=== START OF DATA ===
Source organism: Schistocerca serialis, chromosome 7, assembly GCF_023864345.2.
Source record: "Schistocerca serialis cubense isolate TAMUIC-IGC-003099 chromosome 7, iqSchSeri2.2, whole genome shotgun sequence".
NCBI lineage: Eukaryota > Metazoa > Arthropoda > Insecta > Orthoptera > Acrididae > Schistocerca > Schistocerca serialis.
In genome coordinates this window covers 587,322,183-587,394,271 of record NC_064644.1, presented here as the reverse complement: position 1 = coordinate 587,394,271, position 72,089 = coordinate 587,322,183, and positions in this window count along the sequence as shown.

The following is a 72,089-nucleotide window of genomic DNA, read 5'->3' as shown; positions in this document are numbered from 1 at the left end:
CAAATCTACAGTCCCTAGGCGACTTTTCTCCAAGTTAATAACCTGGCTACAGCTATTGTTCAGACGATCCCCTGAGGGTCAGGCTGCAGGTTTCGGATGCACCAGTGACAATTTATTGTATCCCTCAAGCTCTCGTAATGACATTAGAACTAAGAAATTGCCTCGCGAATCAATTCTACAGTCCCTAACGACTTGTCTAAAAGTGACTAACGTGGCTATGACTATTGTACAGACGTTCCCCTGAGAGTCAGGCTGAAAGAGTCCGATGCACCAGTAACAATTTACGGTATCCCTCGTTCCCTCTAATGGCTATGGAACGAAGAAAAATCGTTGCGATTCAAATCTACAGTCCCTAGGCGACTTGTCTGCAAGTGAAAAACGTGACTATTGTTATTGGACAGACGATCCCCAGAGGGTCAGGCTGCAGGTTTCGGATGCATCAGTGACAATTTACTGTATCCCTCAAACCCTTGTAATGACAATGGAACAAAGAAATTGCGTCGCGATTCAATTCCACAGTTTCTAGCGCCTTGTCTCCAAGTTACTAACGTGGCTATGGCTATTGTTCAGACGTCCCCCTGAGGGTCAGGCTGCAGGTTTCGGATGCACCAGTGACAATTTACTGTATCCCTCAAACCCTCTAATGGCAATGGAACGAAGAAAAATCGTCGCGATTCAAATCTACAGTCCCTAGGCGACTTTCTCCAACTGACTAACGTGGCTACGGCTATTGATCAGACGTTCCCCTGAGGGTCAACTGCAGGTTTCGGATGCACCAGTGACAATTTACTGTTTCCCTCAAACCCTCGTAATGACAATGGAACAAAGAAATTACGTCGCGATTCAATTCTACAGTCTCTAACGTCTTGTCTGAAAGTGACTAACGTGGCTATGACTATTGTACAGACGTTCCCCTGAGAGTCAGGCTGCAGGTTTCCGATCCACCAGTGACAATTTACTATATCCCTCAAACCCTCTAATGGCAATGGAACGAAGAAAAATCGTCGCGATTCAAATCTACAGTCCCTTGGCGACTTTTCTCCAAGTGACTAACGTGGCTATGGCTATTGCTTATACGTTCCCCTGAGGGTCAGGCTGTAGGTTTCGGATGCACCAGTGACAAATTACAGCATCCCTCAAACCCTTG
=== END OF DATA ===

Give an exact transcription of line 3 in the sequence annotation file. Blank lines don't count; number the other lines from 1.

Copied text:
NCBI lineage: Eukaryota > Metazoa > Arthropoda > Insecta > Orthoptera > Acrididae > Schistocerca > Schistocerca serialis.